Remains of 6,000-year-old Dwelling Found in Scotland
SCOTTISH WATER / GUARD ARCHAEOLOGY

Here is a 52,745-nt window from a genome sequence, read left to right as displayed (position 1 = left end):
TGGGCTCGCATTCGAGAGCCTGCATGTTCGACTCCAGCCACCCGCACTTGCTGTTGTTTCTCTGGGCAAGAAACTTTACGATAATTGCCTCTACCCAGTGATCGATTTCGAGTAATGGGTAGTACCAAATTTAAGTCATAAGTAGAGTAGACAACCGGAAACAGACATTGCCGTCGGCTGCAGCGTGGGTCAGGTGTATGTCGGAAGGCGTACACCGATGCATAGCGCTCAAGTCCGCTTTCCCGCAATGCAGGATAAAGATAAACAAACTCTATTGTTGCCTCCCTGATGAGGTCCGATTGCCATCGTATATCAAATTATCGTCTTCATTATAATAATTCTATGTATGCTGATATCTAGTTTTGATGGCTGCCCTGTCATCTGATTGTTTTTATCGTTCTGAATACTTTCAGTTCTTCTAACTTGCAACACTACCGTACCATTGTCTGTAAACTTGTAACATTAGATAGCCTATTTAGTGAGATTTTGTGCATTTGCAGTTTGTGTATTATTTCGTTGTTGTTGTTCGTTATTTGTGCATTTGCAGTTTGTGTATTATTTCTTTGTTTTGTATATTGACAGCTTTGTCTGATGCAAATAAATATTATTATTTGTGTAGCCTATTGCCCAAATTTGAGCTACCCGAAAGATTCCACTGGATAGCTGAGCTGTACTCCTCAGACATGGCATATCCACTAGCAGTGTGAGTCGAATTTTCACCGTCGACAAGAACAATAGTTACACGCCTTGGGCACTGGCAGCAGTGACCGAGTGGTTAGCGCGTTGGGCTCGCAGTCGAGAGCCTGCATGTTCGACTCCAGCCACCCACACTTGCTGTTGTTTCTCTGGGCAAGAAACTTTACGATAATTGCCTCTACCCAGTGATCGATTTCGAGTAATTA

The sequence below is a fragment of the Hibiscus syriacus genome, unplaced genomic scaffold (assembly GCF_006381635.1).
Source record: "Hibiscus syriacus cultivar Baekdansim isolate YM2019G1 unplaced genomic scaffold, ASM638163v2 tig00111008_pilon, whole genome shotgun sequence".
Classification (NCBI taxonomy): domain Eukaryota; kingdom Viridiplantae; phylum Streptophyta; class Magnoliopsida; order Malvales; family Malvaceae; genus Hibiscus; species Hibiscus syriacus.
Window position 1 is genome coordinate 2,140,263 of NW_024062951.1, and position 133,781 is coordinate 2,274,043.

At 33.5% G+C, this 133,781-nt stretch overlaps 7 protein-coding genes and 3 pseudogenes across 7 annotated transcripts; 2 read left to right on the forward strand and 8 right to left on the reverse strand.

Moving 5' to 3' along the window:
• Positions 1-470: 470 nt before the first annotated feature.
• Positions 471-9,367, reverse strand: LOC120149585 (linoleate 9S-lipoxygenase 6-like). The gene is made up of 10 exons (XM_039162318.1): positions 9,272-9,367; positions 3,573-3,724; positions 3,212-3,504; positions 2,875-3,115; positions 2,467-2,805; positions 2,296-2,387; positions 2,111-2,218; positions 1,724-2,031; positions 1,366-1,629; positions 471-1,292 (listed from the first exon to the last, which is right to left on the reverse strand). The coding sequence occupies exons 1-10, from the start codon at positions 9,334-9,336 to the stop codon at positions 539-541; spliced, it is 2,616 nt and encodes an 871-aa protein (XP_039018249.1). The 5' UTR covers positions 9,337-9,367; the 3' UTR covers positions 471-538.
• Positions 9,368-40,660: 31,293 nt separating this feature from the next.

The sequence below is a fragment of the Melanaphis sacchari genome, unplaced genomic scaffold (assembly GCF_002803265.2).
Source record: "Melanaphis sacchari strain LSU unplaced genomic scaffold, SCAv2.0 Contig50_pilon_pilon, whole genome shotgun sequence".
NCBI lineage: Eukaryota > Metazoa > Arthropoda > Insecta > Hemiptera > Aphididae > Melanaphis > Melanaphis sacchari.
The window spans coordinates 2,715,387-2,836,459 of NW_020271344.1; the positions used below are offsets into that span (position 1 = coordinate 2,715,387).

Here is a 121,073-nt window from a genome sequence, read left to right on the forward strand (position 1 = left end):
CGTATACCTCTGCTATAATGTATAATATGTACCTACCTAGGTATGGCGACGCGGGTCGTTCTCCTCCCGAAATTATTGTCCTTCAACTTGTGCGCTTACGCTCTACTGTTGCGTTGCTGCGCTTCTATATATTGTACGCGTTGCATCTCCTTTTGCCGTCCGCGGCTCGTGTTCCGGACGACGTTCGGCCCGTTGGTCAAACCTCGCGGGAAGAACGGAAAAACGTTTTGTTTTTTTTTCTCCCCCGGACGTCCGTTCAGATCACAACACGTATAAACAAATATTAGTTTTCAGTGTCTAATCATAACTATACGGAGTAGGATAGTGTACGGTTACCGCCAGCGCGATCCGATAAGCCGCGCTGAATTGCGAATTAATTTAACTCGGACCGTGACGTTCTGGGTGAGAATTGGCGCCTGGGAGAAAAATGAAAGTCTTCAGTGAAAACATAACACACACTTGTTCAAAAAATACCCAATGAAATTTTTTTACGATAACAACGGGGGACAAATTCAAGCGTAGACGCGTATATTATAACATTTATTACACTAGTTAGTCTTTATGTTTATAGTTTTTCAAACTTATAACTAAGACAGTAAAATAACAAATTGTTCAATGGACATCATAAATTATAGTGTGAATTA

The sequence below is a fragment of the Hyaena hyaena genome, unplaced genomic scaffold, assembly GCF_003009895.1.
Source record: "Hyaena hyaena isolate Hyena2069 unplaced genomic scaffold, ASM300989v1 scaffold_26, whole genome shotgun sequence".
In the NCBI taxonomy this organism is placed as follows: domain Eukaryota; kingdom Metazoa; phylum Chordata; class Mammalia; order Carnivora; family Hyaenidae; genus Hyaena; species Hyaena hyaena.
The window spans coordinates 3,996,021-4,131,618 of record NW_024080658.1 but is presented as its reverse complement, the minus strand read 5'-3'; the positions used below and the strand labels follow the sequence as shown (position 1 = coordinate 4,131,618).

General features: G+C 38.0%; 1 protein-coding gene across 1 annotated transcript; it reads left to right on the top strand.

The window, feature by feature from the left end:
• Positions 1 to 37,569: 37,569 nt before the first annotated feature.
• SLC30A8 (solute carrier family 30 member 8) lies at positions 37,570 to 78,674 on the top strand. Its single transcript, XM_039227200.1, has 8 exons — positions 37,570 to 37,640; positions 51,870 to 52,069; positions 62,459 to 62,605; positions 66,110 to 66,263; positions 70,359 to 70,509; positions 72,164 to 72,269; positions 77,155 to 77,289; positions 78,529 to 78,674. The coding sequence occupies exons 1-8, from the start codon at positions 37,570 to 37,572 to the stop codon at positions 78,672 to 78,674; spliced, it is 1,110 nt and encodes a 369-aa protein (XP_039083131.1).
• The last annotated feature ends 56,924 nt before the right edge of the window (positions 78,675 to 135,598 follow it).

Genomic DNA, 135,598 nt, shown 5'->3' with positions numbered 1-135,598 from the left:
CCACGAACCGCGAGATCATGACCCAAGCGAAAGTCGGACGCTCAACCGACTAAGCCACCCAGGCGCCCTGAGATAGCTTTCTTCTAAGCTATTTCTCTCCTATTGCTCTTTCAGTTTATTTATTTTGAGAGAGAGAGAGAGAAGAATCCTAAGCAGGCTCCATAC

The remains of a 6,000-year-old dwelling have been uncovered during water mains work in Ayrshire. Archaeologists found post holes, which formed part of a rectangular building, and fragments of Neolithic pottery near Hillhouse farm outside Kilmarnock. The discovery was made recently as Scottish Water worked on an ongoing £120m project to upgrade pipes between Ayrshire and Glasgow. It is believed the structure was built by some of Scotland's first farmers. Archaeologists said it was older than the Callanish Stones in Lewis and Stonehenge in Wiltshire. Kenneth Green, of Guard Archaeology in Glasgow, described the discovery as one of the most important of its type in south-west Scotland in recent years. He said: "Heavily truncated by millennia of ploughing, only the deepest parts of some of the post holes survived, arranged in a rectangular plan and containing sherds of early Neolithic pottery, hazelnut shell and charcoal. "The width and depth of these post holes indicated that they once held very large upright timber posts, suggesting that this building was once a large house, probably home to an extended family or group of families. "Up until this time, during the earlier Mesolithic period, Scotland was inhabited by small groups of hunter-gatherers, who led a nomadic lifestyle, living off the land. "The individuals who built this Neolithic house were some of the earliest communities in Ayrshire to adopt a sedentary lifestyle, clearing areas of forest to establish farms, growing crops such as wheat and barley and raising livestock such as cattle, sheep, goats and pigs." The hall, which measured 14m (46ft) in length and 8m (26ft) in width, is though to have formed part of house built by the first farming communities in Scotland. Fragments of a Neolithic bowl, used for cooking and storage, were also found. Scottish Water has been working with archaeologists to identify sites of potential interest along the route of the water main installation to allow the archaeologists to carry out excavations. Scottish Water environmental adviser Andrew Grant said the company was "delighted" that something of such importance had been uncovered.